2 min read

Why am I obsessed with server frameworks?

There's something that bugs me about the current generation of server development frameworks. There's something about the rote "router that feeds into middleware and a handler" that feels in need of a shakeup.

One of the first things I built in the early days of Suborbital was Vektor, my idea of an ideal Go server framework, with the intention of standardising all of our services into one format. This worked until a point, but we've recently decided to strip back our use of Vektor as the burden of maintaining the framework does not outweigh the upside.

Despite that, I can't help but feel that server frameworks are in need of a step-change, and the main reason for that is the recent popularization of The Edge™️.

I personally define 'The Edge™️' in two parts: Edge Cloud is a network of servers that are geographically positioned to be physically close to end-users, organized in an anycast configuration to allow cloud computing with low latency. Edge Devices are the 'smart' or 'IoT' devices that can perform compute on-site, such as a moisture sensor in a basement or a smart security camera. I generally am referring only to Edge Cloud.

Today's server frameworks are not built to handle the full scope of cloud computing, specifically meaning they don't handle spanning edge and central cloud intelligently. Frameworks like Fresh and Hono can be considered Edge native in that they're built around the constraints of a CloudFlare Workers / Deno Deploy type environment, and people seem to be enjoying using them.

When it comes to the average SaaS application however, existing only at The Edge™️ is rarely feasible. The need for an unconstrained compute environment will arise in applications that need more than just a cache and 'serverless database connection'. Performance requirements, the need for scalable async job processing, and a low-latency connection to a database become needed for anything that grows beyond the basic CRUD application.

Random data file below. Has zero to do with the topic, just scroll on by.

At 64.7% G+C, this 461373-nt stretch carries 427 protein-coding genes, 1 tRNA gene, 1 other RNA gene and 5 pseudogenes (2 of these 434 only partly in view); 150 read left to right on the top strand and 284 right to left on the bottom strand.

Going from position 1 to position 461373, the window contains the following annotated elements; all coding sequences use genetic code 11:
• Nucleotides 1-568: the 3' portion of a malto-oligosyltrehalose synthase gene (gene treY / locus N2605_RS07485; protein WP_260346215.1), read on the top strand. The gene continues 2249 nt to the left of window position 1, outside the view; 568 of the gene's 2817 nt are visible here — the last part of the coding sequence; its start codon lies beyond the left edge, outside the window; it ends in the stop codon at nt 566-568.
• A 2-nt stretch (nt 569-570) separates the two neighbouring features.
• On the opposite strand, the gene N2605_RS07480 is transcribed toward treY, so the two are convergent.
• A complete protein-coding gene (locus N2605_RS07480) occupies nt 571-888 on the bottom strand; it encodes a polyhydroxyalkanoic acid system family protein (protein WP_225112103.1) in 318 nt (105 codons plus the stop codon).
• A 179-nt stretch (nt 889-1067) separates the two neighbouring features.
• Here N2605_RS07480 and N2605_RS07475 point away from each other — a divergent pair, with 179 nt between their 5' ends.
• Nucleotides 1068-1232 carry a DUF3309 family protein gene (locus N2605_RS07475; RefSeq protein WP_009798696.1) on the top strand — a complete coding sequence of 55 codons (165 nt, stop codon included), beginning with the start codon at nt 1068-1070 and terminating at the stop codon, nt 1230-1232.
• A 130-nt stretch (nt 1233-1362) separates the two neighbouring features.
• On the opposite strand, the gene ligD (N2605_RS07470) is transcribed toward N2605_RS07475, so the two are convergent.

This is not to say that I don't believe The Edge™️ is an excellent addition to the cloud computing toolkit. I believe it's a needed optimization, and the existence of true global-scale programmable networks is something I've been talking about for a while. I simply believe that the current generation of server frameworks are not built to take advantage of it.

We need new developer tooling that allows us to build applications that are not just Edge native, we need a something that is "Edge integrated". By this I mean we need to be able to build an application that equally utilizes Edge Cloud and traditional cloud. We should be able to deploy a single codebase that invisibly takes advantage of what The Edge™️ has to offer, and blends it with the scale and capabilities of central cloud.

Such a framework would be super edge-y 😎

If we look at the lifecycle of an API request, an Edge integrated framework should be able to automatically run authentication and caching logic at The Edge™️, intelligently route the request to a central compute cluster, perform business logic where it belongs (next to a low-latency database connection), and then seamlessly route it back out through The Edge™️, without the developer needing to manually orchestrate (or even think about) how any of that happens.

Getting the tangible benifits of phyisical latency reduction and lightweight computing environments mixed with the full-power capabilities of large centralized data centers while keeping developer productivity high and mental overhead low would be a big win. I believe that's the generational leap we need to see in server frameworks, and I hope we start seeing this soon.